Fashion industry: is it more a commercial story or it can be attributed to contemporary art? How do you see the fashion industry now?
Among other things, the main purpose of the fashion industry is sales, so it cannot be denied that it is a commercial story, but it seems to me that part of contemporary art is also created for income in the same way. Honestly, I`m not a big fan of such reasonings. The fashion industry has a huge audience and quite a lot of influence, so when big brands start broadcasting a healthier attitude to appearance, to the body, to sexuality, working with models of different ages, addressing environmental issues and so on, it inspires and prompts a lot of people to think. It's no longer enough just to make pretty clothes or a pretty picture.
Which were your most memorable shoots? Why?
The most memorable shoots are always the ones I take on location, after which I always feel a special appreciation for the fact that it is my job. One of them was in the Rub al-Khali Desert. A couple of days before the trip, I saw a Japanese film A Woman in the Sands (1964, by Hiroshi Teshigahara) where most of the action takes place in a house made of logs and straw that stands in the desert, and in the end, we all lived in one of those houses. You step out of the house and there are expanses of sand dunes all around. On the last day before we left, I got up at six in the morning to watch the sunrise in the desert, the air was very fresh and there was fog in the desert! Fog!!! In the desert! It must have been one of the most incredible landscapes I've ever seen.
What's your advice for aspiring photographers going into fashion? What do you think is worth agreeing with your clients, and which aspects do you have to pay attention to?
There are always certain trends in fashion photography - you can't go anywhere without them, so there's a great danger of falling under their influence completely, losing your own visual language. So my main advice is to always remember what you yourself are about: that you're not willing to shoot for money or for the likes on Instagram. Try to reflect, make creative shoots, if you feel you are getting lost — take pauses, develop and fill yourself up: read, watch movies, listen to music, travel, be in nature. And one more piece of advice is to teach yourself to be careful and reverent with your archives, especially with your non-commercial shoots: if you shoot on film, always take the negatives, store them neatly, ideally in large folders where everything will be signed, digitally, try to systematize your material, back it up to the cloud or to several SSD drives.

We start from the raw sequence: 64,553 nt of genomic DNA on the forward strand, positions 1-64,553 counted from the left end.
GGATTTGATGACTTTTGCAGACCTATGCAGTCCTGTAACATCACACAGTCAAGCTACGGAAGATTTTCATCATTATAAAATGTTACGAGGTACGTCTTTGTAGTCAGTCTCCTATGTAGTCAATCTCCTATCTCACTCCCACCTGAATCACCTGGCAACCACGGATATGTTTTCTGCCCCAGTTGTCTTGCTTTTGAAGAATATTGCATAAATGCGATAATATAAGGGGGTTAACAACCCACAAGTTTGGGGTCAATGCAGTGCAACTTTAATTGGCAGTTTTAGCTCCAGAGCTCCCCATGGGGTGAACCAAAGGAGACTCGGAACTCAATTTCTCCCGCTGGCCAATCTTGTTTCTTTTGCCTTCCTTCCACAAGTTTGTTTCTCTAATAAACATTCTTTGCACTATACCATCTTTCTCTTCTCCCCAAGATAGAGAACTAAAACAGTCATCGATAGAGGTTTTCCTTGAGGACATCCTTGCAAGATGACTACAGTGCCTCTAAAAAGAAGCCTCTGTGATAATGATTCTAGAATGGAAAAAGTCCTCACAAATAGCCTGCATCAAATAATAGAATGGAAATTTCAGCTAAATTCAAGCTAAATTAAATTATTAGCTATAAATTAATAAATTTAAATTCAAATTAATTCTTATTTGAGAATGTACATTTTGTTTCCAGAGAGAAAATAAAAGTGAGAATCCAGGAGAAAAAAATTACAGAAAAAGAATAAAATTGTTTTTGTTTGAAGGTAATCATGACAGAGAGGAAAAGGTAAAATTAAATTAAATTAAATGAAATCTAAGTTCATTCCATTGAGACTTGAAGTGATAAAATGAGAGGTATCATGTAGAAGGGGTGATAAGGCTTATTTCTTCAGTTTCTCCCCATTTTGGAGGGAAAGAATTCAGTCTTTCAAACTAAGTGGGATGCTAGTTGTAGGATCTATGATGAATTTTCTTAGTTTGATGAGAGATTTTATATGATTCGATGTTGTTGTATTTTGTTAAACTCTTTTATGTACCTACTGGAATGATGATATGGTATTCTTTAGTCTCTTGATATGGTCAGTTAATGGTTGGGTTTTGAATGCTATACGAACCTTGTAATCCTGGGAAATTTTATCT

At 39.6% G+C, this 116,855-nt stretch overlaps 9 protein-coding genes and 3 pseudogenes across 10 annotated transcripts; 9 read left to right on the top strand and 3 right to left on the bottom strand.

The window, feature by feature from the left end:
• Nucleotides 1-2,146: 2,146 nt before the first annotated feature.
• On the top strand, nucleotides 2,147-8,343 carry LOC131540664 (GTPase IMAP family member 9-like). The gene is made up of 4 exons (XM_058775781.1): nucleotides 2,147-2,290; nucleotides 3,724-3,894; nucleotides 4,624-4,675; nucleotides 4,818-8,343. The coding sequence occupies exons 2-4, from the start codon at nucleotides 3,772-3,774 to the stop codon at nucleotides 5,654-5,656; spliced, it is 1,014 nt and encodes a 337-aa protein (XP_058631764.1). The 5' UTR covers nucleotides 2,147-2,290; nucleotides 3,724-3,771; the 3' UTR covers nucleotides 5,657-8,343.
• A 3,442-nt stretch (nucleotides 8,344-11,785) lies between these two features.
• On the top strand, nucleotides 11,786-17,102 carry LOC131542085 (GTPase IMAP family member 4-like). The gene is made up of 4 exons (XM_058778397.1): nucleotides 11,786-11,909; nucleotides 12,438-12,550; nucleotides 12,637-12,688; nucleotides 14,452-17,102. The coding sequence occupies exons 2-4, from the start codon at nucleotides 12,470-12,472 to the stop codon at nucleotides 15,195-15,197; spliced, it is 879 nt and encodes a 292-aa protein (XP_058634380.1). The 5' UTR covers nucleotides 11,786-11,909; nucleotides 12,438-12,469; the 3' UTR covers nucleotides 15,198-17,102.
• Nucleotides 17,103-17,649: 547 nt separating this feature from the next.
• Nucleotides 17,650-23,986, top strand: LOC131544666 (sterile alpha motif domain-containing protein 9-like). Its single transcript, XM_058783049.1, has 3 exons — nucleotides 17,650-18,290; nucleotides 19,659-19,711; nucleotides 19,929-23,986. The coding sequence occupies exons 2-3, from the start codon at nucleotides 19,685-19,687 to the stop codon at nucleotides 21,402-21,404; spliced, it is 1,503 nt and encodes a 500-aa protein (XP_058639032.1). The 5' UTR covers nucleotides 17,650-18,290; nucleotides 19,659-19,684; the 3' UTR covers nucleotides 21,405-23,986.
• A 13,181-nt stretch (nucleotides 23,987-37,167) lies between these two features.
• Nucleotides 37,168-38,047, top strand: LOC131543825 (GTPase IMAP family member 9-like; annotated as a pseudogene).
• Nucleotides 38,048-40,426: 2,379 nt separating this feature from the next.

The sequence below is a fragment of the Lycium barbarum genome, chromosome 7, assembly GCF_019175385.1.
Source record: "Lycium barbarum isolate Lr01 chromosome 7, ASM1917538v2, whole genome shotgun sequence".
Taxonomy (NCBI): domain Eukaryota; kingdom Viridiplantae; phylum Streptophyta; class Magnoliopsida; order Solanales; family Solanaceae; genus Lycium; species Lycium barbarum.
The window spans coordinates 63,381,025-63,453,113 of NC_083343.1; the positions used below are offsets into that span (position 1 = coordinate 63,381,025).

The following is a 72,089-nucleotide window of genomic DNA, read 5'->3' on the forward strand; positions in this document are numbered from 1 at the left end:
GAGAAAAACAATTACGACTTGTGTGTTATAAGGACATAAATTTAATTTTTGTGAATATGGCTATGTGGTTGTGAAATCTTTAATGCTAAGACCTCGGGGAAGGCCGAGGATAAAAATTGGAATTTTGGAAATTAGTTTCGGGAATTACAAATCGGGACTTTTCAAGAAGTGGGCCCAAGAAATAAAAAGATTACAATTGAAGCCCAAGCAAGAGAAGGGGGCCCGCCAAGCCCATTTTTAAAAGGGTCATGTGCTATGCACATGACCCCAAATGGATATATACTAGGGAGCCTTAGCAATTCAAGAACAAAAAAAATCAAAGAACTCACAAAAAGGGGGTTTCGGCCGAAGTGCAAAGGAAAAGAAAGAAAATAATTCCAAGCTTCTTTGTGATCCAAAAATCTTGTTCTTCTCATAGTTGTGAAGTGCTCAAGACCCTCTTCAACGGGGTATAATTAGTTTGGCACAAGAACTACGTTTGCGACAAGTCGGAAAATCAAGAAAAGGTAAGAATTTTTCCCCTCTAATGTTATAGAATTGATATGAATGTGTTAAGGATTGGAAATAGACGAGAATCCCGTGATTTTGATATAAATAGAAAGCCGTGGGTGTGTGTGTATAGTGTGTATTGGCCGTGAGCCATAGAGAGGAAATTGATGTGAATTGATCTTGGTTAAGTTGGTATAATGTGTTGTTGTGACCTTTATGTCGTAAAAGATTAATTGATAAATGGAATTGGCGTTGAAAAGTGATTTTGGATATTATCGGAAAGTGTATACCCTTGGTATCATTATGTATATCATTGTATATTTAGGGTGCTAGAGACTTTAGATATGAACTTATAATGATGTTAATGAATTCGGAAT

In commercial photography, clients often influence the formation of projects. Is this not the case with you? Are you trusted to create projects from start to finish?
I often work in a team with the art director Zalya Shokarova. We work well together, so we are often entrusted with projects in their entirety. I think that the more freedom we have, the more interesting and extensive the result. But in any case, I now come to accept different formats of work - realizing the task at hand, if it is near and clear to you, is also an interesting process, in which you can find quite a few challanges, and I don't deny this format.
On your Instagram, apart from portrait shoots, you post your notes and observations of the world. Do you plan to turn them into a photographic project/photobook?
No, what's important to me at the moment is that these notes are not restricted by any format. It's as free a process as possible and helps me to explore the space around me in my own way. Right now, I just want to collect this archive without planning anything.
Do you have rituals before and during your shoots? How do you set up for your work? What inspires you?
I always go to a shoot an hour in advance. I'd rather be an hour early than five minutes early, and go straight to the set; taking my time is very important to me.
Are there times when you don't feel like working? In such cases, how do you motivate yourself?
Of course, there are times, I am human. The most difficult periods usually come after the busiest ones. Usually, at such times, I try not to motivate myself, but to give myself more free time, get out into nature more often, go for walks alone, sometimes go on trips.
In all your works, there is a sense of calm and serenity, an attention to detail. Would you say that your photographs are in some way your self-portrait?
I think that any author's photographs tell a lot more about the author than they do about the subject, and mine is no exception.Instagram of the artist